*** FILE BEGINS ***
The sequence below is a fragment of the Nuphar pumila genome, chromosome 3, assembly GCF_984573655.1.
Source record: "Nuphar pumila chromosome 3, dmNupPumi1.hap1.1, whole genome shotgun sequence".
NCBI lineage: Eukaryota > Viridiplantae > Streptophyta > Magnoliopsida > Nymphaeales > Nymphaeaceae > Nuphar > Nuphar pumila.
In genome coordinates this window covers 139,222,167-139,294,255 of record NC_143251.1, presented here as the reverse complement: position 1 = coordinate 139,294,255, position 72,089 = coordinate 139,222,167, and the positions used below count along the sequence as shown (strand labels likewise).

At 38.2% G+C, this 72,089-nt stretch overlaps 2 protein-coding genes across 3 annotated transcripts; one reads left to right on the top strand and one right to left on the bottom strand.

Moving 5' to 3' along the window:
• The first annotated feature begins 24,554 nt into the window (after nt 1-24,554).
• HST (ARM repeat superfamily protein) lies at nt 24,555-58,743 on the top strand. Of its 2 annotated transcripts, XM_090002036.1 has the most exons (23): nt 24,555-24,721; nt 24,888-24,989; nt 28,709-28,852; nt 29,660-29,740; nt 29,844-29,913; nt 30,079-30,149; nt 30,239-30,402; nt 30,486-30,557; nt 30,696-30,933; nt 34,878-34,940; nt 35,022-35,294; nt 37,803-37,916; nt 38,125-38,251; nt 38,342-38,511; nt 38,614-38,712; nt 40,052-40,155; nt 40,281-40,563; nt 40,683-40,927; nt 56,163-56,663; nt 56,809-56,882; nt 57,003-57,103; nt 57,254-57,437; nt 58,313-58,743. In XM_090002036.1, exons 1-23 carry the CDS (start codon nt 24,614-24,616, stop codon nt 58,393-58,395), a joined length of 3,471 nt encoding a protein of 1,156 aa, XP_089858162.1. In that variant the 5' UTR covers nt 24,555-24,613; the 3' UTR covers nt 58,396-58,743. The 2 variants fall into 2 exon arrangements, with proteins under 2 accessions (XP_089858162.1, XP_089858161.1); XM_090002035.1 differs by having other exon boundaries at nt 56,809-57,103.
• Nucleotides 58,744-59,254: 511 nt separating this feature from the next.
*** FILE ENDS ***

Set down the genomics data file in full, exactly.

The sequence below is a fragment of the Nuphar pumila genome, chromosome 3, assembly GCF_984573655.1.
Source record: "Nuphar pumila chromosome 3, dmNupPumi1.hap1.1, whole genome shotgun sequence".
NCBI lineage: Eukaryota > Viridiplantae > Streptophyta > Magnoliopsida > Nymphaeales > Nymphaeaceae > Nuphar > Nuphar pumila.
In genome coordinates this window covers 139,222,167-139,294,255 of record NC_143251.1, presented here as the reverse complement: position 1 = coordinate 139,294,255, position 72,089 = coordinate 139,222,167, and the positions used below count along the sequence as shown (strand labels likewise).

At 38.2% G+C, this 72,089-nt stretch overlaps 2 protein-coding genes across 3 annotated transcripts; one reads left to right on the top strand and one right to left on the bottom strand.

Moving 5' to 3' along the window:
• The first annotated feature begins 24,554 nt into the window (after nt 1-24,554).
• HST (ARM repeat superfamily protein) lies at nt 24,555-58,743 on the top strand. Of its 2 annotated transcripts, XM_090002036.1 has the most exons (23): nt 24,555-24,721; nt 24,888-24,989; nt 28,709-28,852; nt 29,660-29,740; nt 29,844-29,913; nt 30,079-30,149; nt 30,239-30,402; nt 30,486-30,557; nt 30,696-30,933; nt 34,878-34,940; nt 35,022-35,294; nt 37,803-37,916; nt 38,125-38,251; nt 38,342-38,511; nt 38,614-38,712; nt 40,052-40,155; nt 40,281-40,563; nt 40,683-40,927; nt 56,163-56,663; nt 56,809-56,882; nt 57,003-57,103; nt 57,254-57,437; nt 58,313-58,743. In XM_090002036.1, exons 1-23 carry the CDS (start codon nt 24,614-24,616, stop codon nt 58,393-58,395), a joined length of 3,471 nt encoding a protein of 1,156 aa, XP_089858162.1. In that variant the 5' UTR covers nt 24,555-24,613; the 3' UTR covers nt 58,396-58,743. The 2 variants fall into 2 exon arrangements, with proteins under 2 accessions (XP_089858162.1, XP_089858161.1); XM_090002035.1 differs by having other exon boundaries at nt 56,809-57,103.
• Nucleotides 58,744-59,254: 511 nt separating this feature from the next.